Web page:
I have an acquaintance here in England who, if you put a guitar in his hands, will reflexively go all po-faced (that is, affect great seriousness) and perform a very skilful, presumably very faithful-to-the-original version of Muddy Waters’ "I Can’t Be Satisfied". Around 13 bars into it, I will find myself struggling with all my might not to blow raspberries or try to make myself far, loudly. The problem, to paraphrase that beardy Canadian's soft rock classic Sometimes When We Touch, is that the fake honesty’s too much.
I would guess that neither my acquaintance, nor any of the countless hundreds of mostly grey-ponytailed bluesmen who clog the pubs of southwest London, has ever really woken up with bullfrogs on his mind. I find it patently ludicrous when they sing about having decided to dust their brooms, as Brits simply don’t broom-dust. To do so would be to suggest that one is a shameless poseur.
I have always found the blues tiresome. A very large percentage of the time, the second line of a verse is the first line repeated, which smacks of attenuated inspiration. Why, in "Saint Louis Blues", whose first line laments, “I hate to see the evening sun go down,” did W.C. Handy not expand on the idea of the singer’s desolation, rather than simply repeat it over the four-chord? Why not, for instance, “I hate to see de ev'nin' sun go down / Its slow descent is sure to make me frown?” If U2 can do something a little bit new with the form, as in “I Still Haven’t Found What I’m Looking For,” why can’t the gray-ponytail-and-bald-spot brigade?
Well, I’d bet most would explain, because ‘tain’t authentic.
This just in, though, matey: A white Brit bemoaning the travails of being black in the Mississippi Delta in 1933 isn’t terribly authentic either.
Don’t imagine I don’t know what you’re thinking — that almost every performance of a much-performed song isn’t authentic, in the sense that the singer, on stage in 2016 at the Half Moon in Putney, let’s say, or at the Royal Albert Hall, probably isn’t feeling whatever inspired him or her to compose a particular song in 1983. I pretty nearly burst into tears singing two of my own songs — “Lessons in Cruelty” (about my daughter’s having refused contact with me for 14 years) and “A Ship That’s Sailed” (about an especially excruciating fight with my wife) with the Freudian Sluts — but can easily see how, if I were to have sung them a tenth as many times as Bruce Springsteen has sung “Born to Run,” let’s say, I might very well be feeling nothing but the pleasure of performing.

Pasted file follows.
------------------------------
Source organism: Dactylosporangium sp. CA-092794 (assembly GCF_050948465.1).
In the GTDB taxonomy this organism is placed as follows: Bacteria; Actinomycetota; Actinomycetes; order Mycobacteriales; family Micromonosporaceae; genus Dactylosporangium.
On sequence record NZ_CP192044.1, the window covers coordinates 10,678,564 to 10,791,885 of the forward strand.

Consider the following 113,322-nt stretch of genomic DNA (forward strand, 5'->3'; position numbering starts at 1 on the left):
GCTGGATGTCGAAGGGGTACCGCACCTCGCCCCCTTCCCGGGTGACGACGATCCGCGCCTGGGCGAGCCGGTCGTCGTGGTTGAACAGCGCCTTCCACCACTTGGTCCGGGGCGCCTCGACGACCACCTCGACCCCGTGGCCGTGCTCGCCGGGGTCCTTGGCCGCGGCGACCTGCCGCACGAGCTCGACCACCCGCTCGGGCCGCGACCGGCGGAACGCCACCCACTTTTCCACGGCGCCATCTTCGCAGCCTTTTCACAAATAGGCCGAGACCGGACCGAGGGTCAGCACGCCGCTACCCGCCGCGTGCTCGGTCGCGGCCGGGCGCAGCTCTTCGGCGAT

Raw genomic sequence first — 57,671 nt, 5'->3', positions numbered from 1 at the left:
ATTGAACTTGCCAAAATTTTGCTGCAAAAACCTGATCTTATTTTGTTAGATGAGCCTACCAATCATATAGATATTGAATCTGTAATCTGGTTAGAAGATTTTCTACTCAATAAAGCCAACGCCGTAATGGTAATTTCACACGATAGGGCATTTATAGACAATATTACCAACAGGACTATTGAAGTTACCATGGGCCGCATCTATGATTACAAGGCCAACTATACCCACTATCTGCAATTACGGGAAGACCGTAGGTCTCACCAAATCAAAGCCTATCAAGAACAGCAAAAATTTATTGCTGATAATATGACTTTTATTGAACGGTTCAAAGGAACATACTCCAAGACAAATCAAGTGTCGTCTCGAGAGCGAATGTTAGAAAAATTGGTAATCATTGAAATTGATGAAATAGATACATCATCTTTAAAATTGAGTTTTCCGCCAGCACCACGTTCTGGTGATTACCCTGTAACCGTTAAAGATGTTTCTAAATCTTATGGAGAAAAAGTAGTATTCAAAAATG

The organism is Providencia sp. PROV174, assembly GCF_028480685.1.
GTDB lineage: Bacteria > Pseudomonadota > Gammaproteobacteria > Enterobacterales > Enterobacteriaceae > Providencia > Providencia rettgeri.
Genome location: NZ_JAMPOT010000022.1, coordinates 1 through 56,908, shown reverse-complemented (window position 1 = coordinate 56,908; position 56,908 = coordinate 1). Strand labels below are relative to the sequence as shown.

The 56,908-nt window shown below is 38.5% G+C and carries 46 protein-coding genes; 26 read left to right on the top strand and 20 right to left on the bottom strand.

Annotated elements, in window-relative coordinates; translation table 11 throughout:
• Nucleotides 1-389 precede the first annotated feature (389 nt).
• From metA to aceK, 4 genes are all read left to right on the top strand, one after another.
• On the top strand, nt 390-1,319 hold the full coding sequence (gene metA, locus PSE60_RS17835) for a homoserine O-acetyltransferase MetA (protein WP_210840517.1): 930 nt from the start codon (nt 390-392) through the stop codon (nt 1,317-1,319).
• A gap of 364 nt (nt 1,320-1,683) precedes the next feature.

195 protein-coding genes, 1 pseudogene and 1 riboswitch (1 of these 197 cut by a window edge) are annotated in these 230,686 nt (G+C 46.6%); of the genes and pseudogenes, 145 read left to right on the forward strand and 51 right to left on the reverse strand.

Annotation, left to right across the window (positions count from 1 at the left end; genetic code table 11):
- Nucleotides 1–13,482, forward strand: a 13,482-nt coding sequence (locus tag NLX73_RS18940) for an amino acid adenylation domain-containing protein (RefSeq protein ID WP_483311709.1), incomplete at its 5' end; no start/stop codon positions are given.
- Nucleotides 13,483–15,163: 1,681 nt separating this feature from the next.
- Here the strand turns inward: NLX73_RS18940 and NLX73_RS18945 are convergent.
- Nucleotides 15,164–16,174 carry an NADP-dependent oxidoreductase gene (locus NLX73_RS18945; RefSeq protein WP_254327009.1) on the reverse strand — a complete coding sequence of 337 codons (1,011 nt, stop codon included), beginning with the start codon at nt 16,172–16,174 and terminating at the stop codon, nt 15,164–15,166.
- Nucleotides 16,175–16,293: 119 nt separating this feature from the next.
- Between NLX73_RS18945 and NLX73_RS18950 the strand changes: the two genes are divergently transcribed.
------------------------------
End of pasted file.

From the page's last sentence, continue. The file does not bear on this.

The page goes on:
Must I then cut the ponytail boys some slack? I recognise that their playing passionate covers of Howlin’ Wolf songs is no more ridiculous than one of my early bands performing the Stones’ "Play With Fire", in which the singer sarcastically bemoans someone ceasing to get her kicks in upscale Knightsbridge, and getting them instead in downmarket Stepney.
I once made an enemy of Atlantic Records co-founder and Aretha Franklin producer Jerry Wexler by suggesting in print that Wilson Pickett’s cover of The Archies’ “Sugar Sugar” was a sort of musical dog and pony show. Yes, he sang it with his usual passion (that is, with “soul”), but didn’t his doing so cheapen the whole notion of soulfulness in general?
One of course sees an awful lot of this stuff in the American Idol/X Factor era, as little 16-year-old cutie-pies with big voices and even bigger dreams sing John Lennon’s nonsensical "Come Together", for instance, as though its lyrics have deep emotional resonance for them.
Decades ago, an executive at a major, major music publishing company agreed to let me come in and play him some of my songs. He stopped “Where’s My Jayne?” two bars into the first chorus because the chorus begins with the question “Where’s my Jayne and with whom?” I was to understand that listeners would find my use of whom hifalutin and off-putting because…inauthentic. Around the same time, Tom Petty, who may be a no-talent twerp, but almost certainly isn’t the trailer trash he was pretending to be, had a hit record called “Don’t Come Around Here No More.” When I admitted to being flummoxed, my prospective patron sighed censoriously, removed my tape from his tape deck, told me to come back when I’d had a chance to think about his advice, and stopped taking my phone calls.
In the exquisite "Waterloo Sunset", I only recently realised that Ray Davies sings, “I don’t need no friends.” Is his use of the hideous double negative, when “I don’t need a friend” would have worked perfectly, and been more characteristic of his own speech, an homage to Big Bill Broonzy, or something?
Keepin’ it real, y’all.